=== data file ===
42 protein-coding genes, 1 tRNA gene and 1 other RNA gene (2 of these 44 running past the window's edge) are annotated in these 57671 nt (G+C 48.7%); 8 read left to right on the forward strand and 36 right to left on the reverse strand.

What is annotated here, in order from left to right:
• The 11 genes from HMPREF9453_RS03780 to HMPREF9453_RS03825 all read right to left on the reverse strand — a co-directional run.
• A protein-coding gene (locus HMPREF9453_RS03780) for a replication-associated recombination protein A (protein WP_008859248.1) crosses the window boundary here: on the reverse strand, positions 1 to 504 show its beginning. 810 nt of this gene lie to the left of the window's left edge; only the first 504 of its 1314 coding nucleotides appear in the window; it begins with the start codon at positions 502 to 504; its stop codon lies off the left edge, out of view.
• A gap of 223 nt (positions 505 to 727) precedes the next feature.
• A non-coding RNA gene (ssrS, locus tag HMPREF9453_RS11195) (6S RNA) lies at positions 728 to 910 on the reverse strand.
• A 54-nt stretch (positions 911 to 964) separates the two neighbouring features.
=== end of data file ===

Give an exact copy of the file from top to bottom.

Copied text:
42 protein-coding genes, 1 tRNA gene and 1 other RNA gene (2 of these 44 running past the window's edge) are annotated in these 57671 nt (G+C 48.7%); 8 read left to right on the forward strand and 36 right to left on the reverse strand.

What is annotated here, in order from left to right:
• The 11 genes from HMPREF9453_RS03780 to HMPREF9453_RS03825 all read right to left on the reverse strand — a co-directional run.
• A protein-coding gene (locus HMPREF9453_RS03780) for a replication-associated recombination protein A (protein WP_008859248.1) crosses the window boundary here: on the reverse strand, positions 1 to 504 show its beginning. 810 nt of this gene lie to the left of the window's left edge; only the first 504 of its 1314 coding nucleotides appear in the window; it begins with the start codon at positions 502 to 504; its stop codon lies off the left edge, out of view.
• A gap of 223 nt (positions 505 to 727) precedes the next feature.
• A non-coding RNA gene (ssrS, locus tag HMPREF9453_RS11195) (6S RNA) lies at positions 728 to 910 on the reverse strand.
• A 54-nt stretch (positions 911 to 964) separates the two neighbouring features.